Self-Powered Smart Cards for Diagnostic Screening

Focus: 

To develop a rapid, low-cost, self-powered, easy-to-use device to detect infectious agents in blood

Anticipated Impact: 

Less costly, easily accessible diagnostics for infectious diseases

Abstract: 

Outcomes of this project could help transition diagnostic testing away from centralized labs to satellite labs, to the physician’s office and finally to at-home testing. The investigators intend to develop a family of rapid, low-cost, self-powered, easy-to-use devices that could reliably enable initial infectious disease diagnoses at a variety of point-of-care sites. These disposable devices will combine “smart” nanomaterial-based reagents with non-instrumented lab card formats. The research team’s objective is to develop a prototype that can detect different infectious agents from a finger-stick of whole blood using a disposable plastic lab card. A “smart” card device such as this could provide a more economical means to diagnostic services for disadvantaged populations in Washington state and across the nation.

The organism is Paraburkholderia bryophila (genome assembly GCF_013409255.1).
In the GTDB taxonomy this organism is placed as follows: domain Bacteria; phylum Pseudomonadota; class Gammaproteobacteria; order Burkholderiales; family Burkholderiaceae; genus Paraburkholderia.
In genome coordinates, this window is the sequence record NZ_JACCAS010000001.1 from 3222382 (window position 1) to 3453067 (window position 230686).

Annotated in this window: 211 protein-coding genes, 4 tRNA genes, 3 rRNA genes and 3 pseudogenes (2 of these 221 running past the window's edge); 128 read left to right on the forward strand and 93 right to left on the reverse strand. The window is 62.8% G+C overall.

See also:

HIV Diagnosis, Management

Grant Update

Principal Investigator:
Patrick Stayton
Grantee Organization:
University of Washington
Grant Title:
Self-Powered Smart Cards for Diagnostic Screening
Grant Cohort and Year:
2008 Innovative Research Projects to Improve Health and Health Care (01)
Grant Period:
06/08/2009 - 06/07/2012 (Completed)
Grant Amount:
$855,719
Collaborating Organizations:
Program for Appropriate Technology in Health (PATH)
Point-of-care (POC) devices that require no instrumentation or external reagents have an intrinsic advantage in settings that are somewhat removed from hospital and centralized labs. This project brings together the University of Washington and PATH to develop a very low-cost, non-instrumented (e.g., self-powered), easy-to-use diagnostic device that could reliably perform initial infectious disease diagnoses in low technology environments. The device development has brought together "smart" nanomaterial-based reagents and detection systems from the Stayton group at UW with self-powering diagnostic systems from PATH. A prototype POC diagnostic device has been developed and validated with initial model diagnostic samples during the first two-year. The team has completed the evaluation of the device’s compatibility with different sample types and is optimizing the assay and devices to improve the performance.

Impact in Washington

Location of LSDF Grantee
Locations of Collaborations/Areas of Impact
Seattle

Legislative Districts:
11, 34, 36, 37, 43, 46

Health Impacts

HIV Diagnosis, Management